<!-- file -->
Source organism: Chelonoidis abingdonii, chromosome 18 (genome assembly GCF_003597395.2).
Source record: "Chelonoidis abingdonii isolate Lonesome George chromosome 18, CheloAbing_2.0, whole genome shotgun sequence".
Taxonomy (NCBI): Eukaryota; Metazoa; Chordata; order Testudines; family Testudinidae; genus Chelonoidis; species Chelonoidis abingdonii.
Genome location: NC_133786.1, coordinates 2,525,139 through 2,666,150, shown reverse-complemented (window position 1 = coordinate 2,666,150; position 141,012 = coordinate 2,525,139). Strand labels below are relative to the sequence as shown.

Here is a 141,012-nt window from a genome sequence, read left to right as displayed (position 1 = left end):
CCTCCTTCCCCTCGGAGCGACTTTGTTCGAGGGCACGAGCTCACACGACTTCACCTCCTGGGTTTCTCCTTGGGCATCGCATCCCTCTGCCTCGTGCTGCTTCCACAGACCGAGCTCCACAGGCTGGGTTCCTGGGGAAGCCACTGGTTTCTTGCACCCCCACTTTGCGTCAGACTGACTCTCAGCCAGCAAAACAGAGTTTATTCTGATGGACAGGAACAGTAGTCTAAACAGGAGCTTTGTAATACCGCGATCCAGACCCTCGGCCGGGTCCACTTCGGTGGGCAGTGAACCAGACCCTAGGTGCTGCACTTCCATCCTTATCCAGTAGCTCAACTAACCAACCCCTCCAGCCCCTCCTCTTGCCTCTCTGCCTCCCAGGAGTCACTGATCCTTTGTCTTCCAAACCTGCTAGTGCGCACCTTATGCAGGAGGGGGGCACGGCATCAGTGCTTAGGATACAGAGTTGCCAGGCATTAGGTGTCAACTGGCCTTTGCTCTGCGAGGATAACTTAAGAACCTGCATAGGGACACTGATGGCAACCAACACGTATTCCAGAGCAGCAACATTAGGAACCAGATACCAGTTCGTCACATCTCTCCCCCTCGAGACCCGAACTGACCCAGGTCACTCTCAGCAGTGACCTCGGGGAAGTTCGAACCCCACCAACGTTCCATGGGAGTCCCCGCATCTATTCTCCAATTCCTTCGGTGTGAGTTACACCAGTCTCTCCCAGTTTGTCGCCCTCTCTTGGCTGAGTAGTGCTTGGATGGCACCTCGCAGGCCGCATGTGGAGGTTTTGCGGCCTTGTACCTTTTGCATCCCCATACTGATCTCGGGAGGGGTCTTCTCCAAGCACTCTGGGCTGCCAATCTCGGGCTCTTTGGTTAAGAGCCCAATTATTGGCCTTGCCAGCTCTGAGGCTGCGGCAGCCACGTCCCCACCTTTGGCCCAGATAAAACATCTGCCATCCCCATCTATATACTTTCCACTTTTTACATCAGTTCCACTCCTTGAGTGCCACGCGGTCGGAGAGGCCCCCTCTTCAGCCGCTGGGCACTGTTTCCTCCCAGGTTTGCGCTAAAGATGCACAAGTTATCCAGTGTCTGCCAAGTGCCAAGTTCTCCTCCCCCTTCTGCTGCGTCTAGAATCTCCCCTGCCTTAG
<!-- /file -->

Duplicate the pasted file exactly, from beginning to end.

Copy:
Source organism: Chelonoidis abingdonii, chromosome 18 (genome assembly GCF_003597395.2).
Source record: "Chelonoidis abingdonii isolate Lonesome George chromosome 18, CheloAbing_2.0, whole genome shotgun sequence".
Taxonomy (NCBI): Eukaryota; Metazoa; Chordata; order Testudines; family Testudinidae; genus Chelonoidis; species Chelonoidis abingdonii.
Genome location: NC_133786.1, coordinates 2,525,139 through 2,666,150, shown reverse-complemented (window position 1 = coordinate 2,666,150; position 141,012 = coordinate 2,525,139). Strand labels below are relative to the sequence as shown.

Here is a 141,012-nt window from a genome sequence, read left to right as displayed (position 1 = left end):
CCTCCTTCCCCTCGGAGCGACTTTGTTCGAGGGCACGAGCTCACACGACTTCACCTCCTGGGTTTCTCCTTGGGCATCGCATCCCTCTGCCTCGTGCTGCTTCCACAGACCGAGCTCCACAGGCTGGGTTCCTGGGGAAGCCACTGGTTTCTTGCACCCCCACTTTGCGTCAGACTGACTCTCAGCCAGCAAAACAGAGTTTATTCTGATGGACAGGAACAGTAGTCTAAACAGGAGCTTTGTAATACCGCGATCCAGACCCTCGGCCGGGTCCACTTCGGTGGGCAGTGAACCAGACCCTAGGTGCTGCACTTCCATCCTTATCCAGTAGCTCAACTAACCAACCCCTCCAGCCCCTCCTCTTGCCTCTCTGCCTCCCAGGAGTCACTGATCCTTTGTCTTCCAAACCTGCTAGTGCGCACCTTATGCAGGAGGGGGGCACGGCATCAGTGCTTAGGATACAGAGTTGCCAGGCATTAGGTGTCAACTGGCCTTTGCTCTGCGAGGATAACTTAAGAACCTGCATAGGGACACTGATGGCAACCAACACGTATTCCAGAGCAGCAACATTAGGAACCAGATACCAGTTCGTCACATCTCTCCCCCTCGAGACCCGAACTGACCCAGGTCACTCTCAGCAGTGACCTCGGGGAAGTTCGAACCCCACCAACGTTCCATGGGAGTCCCCGCATCTATTCTCCAATTCCTTCGGTGTGAGTTACACCAGTCTCTCCCAGTTTGTCGCCCTCTCTTGGCTGAGTAGTGCTTGGATGGCACCTCGCAGGCCGCATGTGGAGGTTTTGCGGCCTTGTACCTTTTGCATCCCCATACTGATCTCGGGAGGGGTCTTCTCCAAGCACTCTGGGCTGCCAATCTCGGGCTCTTTGGTTAAGAGCCCAATTATTGGCCTTGCCAGCTCTGAGGCTGCGGCAGCCACGTCCCCACCTTTGGCCCAGATAAAACATCTGCCATCCCCATCTATATACTTTCCACTTTTTACATCAGTTCCACTCCTTGAGTGCCACGCGGTCGGAGAGGCCCCCTCTTCAGCCGCTGGGCACTGTTTCCTCCCAGGTTTGCGCTAAAGATGCACAAGTTATCCAGTGTCTGCCAAGTGCCAAGTTCTCCTCCCCCTTCTGCTGCGTCTAGAATCTCCCCTGCCTTAG